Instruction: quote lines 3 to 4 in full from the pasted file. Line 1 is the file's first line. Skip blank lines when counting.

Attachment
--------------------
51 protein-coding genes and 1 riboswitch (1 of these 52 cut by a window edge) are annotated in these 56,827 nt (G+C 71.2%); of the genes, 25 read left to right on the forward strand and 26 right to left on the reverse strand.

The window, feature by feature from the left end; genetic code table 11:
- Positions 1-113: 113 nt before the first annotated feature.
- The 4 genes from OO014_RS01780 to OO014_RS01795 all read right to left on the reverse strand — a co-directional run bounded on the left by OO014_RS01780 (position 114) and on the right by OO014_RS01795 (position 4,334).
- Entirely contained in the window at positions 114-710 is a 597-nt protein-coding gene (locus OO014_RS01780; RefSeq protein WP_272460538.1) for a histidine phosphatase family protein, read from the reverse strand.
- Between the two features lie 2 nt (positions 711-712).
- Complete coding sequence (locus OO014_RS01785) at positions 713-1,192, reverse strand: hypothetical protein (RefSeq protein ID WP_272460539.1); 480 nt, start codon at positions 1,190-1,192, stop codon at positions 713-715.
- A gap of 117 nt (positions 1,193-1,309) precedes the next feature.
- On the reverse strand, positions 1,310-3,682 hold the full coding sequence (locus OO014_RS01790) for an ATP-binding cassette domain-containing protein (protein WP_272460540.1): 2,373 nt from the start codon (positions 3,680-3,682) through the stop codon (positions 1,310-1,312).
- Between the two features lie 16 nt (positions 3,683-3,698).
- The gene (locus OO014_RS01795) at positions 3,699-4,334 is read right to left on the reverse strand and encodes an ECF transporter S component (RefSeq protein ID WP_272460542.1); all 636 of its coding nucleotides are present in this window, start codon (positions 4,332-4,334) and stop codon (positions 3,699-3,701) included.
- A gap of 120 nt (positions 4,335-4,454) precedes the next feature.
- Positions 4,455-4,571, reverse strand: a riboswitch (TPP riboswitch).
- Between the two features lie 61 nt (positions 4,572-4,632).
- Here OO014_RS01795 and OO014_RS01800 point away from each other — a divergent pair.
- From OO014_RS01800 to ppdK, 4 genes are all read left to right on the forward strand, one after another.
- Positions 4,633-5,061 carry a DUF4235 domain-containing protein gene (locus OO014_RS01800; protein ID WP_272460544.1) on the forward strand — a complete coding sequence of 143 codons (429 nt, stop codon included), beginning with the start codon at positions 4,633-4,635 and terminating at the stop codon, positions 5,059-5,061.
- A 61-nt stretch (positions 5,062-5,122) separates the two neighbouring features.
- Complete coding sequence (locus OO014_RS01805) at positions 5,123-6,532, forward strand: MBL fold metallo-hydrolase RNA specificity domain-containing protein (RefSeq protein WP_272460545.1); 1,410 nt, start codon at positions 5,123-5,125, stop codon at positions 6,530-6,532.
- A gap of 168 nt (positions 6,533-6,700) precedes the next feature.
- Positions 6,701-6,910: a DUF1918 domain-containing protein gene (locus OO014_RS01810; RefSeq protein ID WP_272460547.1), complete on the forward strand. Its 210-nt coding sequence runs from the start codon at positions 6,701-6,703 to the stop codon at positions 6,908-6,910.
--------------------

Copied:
- Positions 1-113: 113 nt before the first annotated feature.
- The 4 genes from OO014_RS01780 to OO014_RS01795 all read right to left on the reverse strand — a co-directional run bounded on the left by OO014_RS01780 (position 114) and on the right by OO014_RS01795 (position 4,334).